Trump’s victory means major security shocks for Canada

Trump’s victory means major security shocks for Canada
Image by Gerd Altmann from Pixabay

The shock effect of Donald Trump’s victory in the U.S. presidential campaign will reach and shake the bedrock of Canadian national security policy. Maybe not right away, maybe not always visibly, but a Trump presidency has enormous implications for Canada’s security and intelligence system, its capabilities and the protections it can offer Canadian society.

It will have to be added to the long list of other concerns that threaten to overturn Canadian–U.S. relations (climate change policies, NAFTA, other free trade agreements, NATO support, the nature of U.S. global security engagement and on and on). Where to start?

A cornerstone of Canada’s security system is the Five Eyes partnership, a deeply rooted intelligence alliance reaching back to the Second World War, that links Canada to four key allies: the United States, the United Kingdom, Australia, and New Zealand. The most important linkage for Canada within the Five Eyes is with the United States, for obvious reasons.

The Five Eyes relationship will not vanish under Donald Trump but it will change. The sense of mutual trust and shared values that is the cultural glue of the Five Eyes partnership will be under threat. Intelligence sharing among the allies will have to be more tightly controlled out of fears about how the U.S. system might use or abuse its partners’ information; greater scrutiny will have to be given to U.S. intelligence reports. Every Five Eyes country will be wondering the extent to which future U.S. intelligence reporting on key parts of the world, such as Russia, Syria, Iraq, and Iran, will be heavily politicized under a Trump government.

This matters especially for a country such as Canada, which wants to play a larger global role but has limited foreign intelligence resources of its own and is highly dependent on U.S. global intelligence capabilities.

A second shock to the system may well come over border security. Here, Canada has gone through significant ups and downs with the United States since the 9/11 attacks as we have tried to find a middle path that allowed for the balancing of security protections and free trade and movement of peoples across our shared border. A Trump presidency, with its highly vocal disdain for NAFTA, its America-first approach and its fears of loose borders, will be a difficult partner for Canada. The idea of a balancing of security and trade interests might well go out the window, even at a cost to the U.S. economy (and certainly at a big cost to ours).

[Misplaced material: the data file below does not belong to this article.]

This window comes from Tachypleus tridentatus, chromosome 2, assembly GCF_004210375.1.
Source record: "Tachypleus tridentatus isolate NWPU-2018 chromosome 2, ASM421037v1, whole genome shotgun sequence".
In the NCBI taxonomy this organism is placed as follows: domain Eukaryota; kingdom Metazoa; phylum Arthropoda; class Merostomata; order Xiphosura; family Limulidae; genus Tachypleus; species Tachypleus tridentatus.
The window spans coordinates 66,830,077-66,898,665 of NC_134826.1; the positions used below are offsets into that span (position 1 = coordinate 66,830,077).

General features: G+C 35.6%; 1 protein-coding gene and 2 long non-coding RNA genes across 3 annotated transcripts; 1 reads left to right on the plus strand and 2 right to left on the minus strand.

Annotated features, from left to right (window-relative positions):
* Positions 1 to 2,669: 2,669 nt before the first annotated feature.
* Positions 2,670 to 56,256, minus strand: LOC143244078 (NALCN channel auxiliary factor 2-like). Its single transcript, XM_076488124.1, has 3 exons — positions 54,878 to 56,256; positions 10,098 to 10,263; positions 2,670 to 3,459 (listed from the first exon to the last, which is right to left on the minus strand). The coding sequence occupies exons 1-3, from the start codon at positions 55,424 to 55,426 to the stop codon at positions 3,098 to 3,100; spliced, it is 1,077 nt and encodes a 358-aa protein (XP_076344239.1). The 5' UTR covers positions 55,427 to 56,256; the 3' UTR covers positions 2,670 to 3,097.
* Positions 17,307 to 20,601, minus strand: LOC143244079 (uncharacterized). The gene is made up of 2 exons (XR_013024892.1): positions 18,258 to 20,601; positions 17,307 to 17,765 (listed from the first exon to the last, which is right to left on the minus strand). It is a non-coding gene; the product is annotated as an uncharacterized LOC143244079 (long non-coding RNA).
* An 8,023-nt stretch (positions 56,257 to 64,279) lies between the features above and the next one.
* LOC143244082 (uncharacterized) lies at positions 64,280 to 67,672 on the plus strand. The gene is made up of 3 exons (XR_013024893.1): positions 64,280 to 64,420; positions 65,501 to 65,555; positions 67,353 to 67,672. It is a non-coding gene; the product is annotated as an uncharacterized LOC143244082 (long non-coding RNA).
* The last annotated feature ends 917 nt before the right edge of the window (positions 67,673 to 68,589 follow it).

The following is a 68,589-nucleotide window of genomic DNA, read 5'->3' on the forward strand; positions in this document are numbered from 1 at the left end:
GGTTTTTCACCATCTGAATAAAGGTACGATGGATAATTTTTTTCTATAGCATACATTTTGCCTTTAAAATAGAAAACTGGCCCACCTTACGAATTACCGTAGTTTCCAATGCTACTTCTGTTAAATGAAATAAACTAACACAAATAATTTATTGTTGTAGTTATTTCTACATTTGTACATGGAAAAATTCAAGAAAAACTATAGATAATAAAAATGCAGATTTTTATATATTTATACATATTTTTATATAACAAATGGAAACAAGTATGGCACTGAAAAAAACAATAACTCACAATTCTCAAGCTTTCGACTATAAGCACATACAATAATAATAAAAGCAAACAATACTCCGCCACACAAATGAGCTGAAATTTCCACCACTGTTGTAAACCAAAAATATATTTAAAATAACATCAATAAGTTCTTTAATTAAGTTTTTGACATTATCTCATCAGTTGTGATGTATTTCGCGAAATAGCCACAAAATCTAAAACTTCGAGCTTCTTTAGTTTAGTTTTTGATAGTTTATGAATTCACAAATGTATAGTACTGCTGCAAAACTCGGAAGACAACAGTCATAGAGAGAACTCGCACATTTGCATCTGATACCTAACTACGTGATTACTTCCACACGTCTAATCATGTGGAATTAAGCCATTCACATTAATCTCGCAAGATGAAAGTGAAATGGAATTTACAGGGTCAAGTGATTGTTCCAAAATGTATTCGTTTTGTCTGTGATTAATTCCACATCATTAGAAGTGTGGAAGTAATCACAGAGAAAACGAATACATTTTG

The U.S. under Trump may take a much tougher, more demanding stand on border security with Canada. We may not be treated as an ally, friend, or partner on that file, and the kind of cheerful, informal meeting of the sort that recently occurred in Ottawa between Public Safety Minister Ralph Goodale and his Homeland Security counterpart Jeh Johnson are unlikely to be a feature of future Canada–U.S. discussions.

A third issue will be the security implications of Canada’s refugee policy, particularly a refugee policy that attempts to assist the most vulnerable victims of war and strife in Syria and Iraq. A Trump White House will not look kindly or with any understanding on Canadian refugee policy. It will demand proof that Canada is not threatening North American security by admitting such refugees; it may even demand change. The tone will be nasty.

Finally, and perhaps most importantly, is the question of how Canadian national security and global security mesh under Trump. Canadian global security policy rests on assumptions of U.S. global security commitments, leadership, and acumen. An America-first president, without knowledge of foreign policy or defence issues, with a team similarly lacking in expertise, with unpredictable instincts but deep suspicions about free-riding and mooching allies, offers few to no reassurances that the standard assumptions about the conduct of a Canadian global security policy aligned with U.S. leadership and interests will hold. The future of NATO is in play; of U.N.-backed global security initiatives; maybe even of NORAD (where Canada is historically a big free rider).

What can be done? The first government instinct will be to wait and see, and assume that things might not be so bad. That is a natural instinct, but not a good foundation for longer-term security policy. We had better start working in earnest on a security Plan B. Should the Trump White House deliver on its worst policies, Canada will have no choice but to do two things:

1) Find a pivot to a renewed and strengthened intelligence and security relationship with the U.K. and Europe, a back-to-the-future moment

2) Invest as a matter of urgency in strengthening our sovereign capacity for intelligence reporting, and own security institutions

Canadian dependency on the U.S. for security cannot be a comfortable, stay-the-course option when the U.S. concept of global security may swerve so far from Canadian aims.

This article was first published in the Ottawa Citizen on 14 November 2016.

Related Articles








The CIPS Blog is written only by subject-matter experts. 


CIPS blogs are protected by the Creative Commons license: Attribution-NonCommercial-NoDerivatives 4.0 International (CC BY-NC-ND 4.0)